Word of the duel went beyond the local press. This article in The Houston Post picked up the story, reporting “DUEL DOUBLY FATAL: Both the Principals Were Killed in Saloon Fight”.
“CHRISTMAS TRAGEDIES THROUGHOUT LOUISIANA” reported The Times-Democrat in New Orleans.
This article gives some additional information about two “accessories” to the duel, Humain Hardy and Isaac Thibodaux. Light on specifics, the details suggest, again, that two lives were lost over an “ill-remark” alleged to have been made by Roy toward Higginbotham. Offended by the accusations, Roy called Higginbotham a liar and was promptly slapped in the face. Presumably, both mens’ wounded and whiskey fortified prides left them with no other viable honor defending option. Guns were drawn and bullets flew.
After the shots were fired it is said that Roy, “knelt on Higginbotham’s chest and crushed his skull with the butt of his revolver.” Not surprisingly, “Both men were known as fighters.” Like many fighters, they went down fighting.
Here were some briefer mentions:
“CHRISTMAS TRAGEDIES: Fatal Quarrels of Men Drunk — The Handy Pistol”
“DOUBLE TRAGEDY: Ozeme Roy and Wade Higginbotham Shoot Each Other to Death Near Arnaudville.”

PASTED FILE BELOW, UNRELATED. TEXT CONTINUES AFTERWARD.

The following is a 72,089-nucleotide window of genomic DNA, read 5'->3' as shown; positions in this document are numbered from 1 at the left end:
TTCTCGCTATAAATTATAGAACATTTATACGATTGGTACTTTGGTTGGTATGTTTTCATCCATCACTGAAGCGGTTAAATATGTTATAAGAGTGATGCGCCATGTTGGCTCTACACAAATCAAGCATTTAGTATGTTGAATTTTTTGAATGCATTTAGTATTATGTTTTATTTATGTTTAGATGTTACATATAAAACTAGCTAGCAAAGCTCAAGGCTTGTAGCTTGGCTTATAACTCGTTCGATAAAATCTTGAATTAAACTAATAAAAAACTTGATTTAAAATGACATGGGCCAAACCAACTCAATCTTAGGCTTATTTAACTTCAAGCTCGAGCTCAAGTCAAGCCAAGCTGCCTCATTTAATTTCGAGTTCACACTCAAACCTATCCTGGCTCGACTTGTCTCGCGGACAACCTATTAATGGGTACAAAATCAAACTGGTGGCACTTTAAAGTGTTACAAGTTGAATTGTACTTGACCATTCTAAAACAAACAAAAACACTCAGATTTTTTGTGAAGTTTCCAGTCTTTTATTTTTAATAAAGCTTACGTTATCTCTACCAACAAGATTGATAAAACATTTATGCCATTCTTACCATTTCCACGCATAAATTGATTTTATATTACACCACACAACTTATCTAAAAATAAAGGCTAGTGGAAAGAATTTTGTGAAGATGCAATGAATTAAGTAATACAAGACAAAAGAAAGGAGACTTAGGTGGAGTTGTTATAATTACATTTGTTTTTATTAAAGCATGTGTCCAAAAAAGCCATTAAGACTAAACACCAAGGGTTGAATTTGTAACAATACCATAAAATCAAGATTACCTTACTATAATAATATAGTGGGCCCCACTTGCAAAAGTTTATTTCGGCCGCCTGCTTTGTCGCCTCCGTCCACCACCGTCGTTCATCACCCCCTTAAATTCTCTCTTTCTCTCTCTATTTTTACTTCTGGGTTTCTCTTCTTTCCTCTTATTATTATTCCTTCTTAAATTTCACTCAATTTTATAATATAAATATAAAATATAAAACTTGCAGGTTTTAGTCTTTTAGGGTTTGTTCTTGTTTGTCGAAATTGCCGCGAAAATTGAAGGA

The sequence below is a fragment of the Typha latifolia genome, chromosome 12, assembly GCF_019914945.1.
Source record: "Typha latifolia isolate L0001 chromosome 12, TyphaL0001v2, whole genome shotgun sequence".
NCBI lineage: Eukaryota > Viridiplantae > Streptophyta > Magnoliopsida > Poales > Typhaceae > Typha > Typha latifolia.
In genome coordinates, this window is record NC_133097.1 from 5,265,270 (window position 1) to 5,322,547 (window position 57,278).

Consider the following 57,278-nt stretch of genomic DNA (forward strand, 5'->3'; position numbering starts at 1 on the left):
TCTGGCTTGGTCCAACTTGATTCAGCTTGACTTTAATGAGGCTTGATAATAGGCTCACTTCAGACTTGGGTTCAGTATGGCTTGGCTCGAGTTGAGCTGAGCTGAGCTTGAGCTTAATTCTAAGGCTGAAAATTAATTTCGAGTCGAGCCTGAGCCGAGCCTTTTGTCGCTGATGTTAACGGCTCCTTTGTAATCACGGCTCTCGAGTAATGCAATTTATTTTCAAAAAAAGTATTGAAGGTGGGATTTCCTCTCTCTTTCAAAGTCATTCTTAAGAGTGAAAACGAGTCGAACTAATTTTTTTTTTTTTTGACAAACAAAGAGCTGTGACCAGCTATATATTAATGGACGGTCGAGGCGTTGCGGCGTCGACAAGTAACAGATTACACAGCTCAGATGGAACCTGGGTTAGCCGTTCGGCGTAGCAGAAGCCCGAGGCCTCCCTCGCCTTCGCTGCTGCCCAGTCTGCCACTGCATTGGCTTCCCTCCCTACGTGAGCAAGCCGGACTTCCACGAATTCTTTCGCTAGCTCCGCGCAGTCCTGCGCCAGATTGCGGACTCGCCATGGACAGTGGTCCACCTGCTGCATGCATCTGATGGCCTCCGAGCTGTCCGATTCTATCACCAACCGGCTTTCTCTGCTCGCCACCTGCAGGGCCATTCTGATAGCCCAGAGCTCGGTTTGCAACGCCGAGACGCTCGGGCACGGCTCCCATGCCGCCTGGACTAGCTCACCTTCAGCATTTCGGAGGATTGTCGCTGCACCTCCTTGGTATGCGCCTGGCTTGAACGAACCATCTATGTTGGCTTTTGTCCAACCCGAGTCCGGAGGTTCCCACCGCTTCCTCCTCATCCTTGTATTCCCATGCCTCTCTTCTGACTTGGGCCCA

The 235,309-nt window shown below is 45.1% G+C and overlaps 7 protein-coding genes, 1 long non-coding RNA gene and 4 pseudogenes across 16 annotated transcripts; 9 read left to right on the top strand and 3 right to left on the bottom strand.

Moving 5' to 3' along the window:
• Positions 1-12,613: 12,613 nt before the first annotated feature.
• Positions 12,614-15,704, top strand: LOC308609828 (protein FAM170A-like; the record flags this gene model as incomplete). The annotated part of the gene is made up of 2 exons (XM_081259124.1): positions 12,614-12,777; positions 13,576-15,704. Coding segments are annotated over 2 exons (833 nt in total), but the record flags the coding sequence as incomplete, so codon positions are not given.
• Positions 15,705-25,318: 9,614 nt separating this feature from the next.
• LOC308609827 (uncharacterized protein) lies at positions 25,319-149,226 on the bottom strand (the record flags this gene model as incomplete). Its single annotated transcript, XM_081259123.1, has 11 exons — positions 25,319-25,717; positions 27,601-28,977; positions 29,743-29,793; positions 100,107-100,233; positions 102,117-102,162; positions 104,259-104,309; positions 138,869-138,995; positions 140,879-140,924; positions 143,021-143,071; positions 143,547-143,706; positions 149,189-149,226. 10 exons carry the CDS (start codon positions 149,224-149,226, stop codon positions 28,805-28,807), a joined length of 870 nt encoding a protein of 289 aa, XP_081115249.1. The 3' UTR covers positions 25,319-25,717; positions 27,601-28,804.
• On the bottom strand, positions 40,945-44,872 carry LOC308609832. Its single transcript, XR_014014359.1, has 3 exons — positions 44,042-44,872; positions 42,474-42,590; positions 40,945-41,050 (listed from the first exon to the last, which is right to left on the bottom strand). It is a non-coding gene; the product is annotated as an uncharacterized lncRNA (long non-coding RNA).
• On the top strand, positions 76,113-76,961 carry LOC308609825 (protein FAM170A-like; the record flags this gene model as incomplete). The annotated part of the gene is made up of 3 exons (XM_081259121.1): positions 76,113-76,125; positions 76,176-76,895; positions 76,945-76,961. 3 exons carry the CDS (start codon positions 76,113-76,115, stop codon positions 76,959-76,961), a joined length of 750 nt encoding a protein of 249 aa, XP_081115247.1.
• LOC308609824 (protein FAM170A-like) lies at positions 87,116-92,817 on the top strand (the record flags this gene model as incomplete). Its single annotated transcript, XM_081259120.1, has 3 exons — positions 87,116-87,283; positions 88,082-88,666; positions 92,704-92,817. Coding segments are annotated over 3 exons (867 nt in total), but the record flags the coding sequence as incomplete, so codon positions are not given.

My favorite comes from The Crowley Signal (Crowley, Louisiana) with a subheadline: “THE BABBLE OF A DRUNKEN MAN”. While it seems likely that Ozeme and Wade were drinking as well, this description of drunkenness appears to describe the accessories to the event, Humain Hardy and Isaac Thibodaux.
There were also a dozen or more articles detailing the settling of his Ozeme’s estate. Here are just a few. You can click the links for the full articles.
Here is the “Notice of Sale” of Ozeme Roy’s estate, to be offered on April 30th, 1910. I love the detail in this one that says there are selling a horse named “Daly” and another unnamed mule. It also mentions the name of a saloon, the “Ignace Kidder Saloon”. It is unclear if this is the same as the Old West Saloon or not.
Perhaps the most interesting newspaper mention of Ozeme Roy came almost a century after his death. In 2007 amateur historian Floyd Knott wrote his own history of the duel in the Teche News of St. Martinville, Louisiana.
Here is a clear and readable pdf of the full article.
Some highlights from that article:
Knott described “The Fifth Ward”, where The Old West Saloon was located, as:
“... famous for its bourre games in back of bars, cock-fighting, carousing, and when there was nothing more entertaining — fighting. Folks fought family, friends and others on weekends and by Monday were friends again.”
Unfortunately for Ozeme and Wade there was no Monday of reconciliation.
According to Knott’s researched account of the duel, based on interviews with “old-timers”, after hearing rumors of Roy’s offensive words, Wade Higginbotham:
“... entered the bar to confront Roy, it was dark and at first he did not see Roy but shouted ‘Let’s have one last beer together.’ Just then Roy entered the bar from the back room and Higginbotham asked him, ‘Did you curse me?’ To which Roy replied: ‘That is a lie!”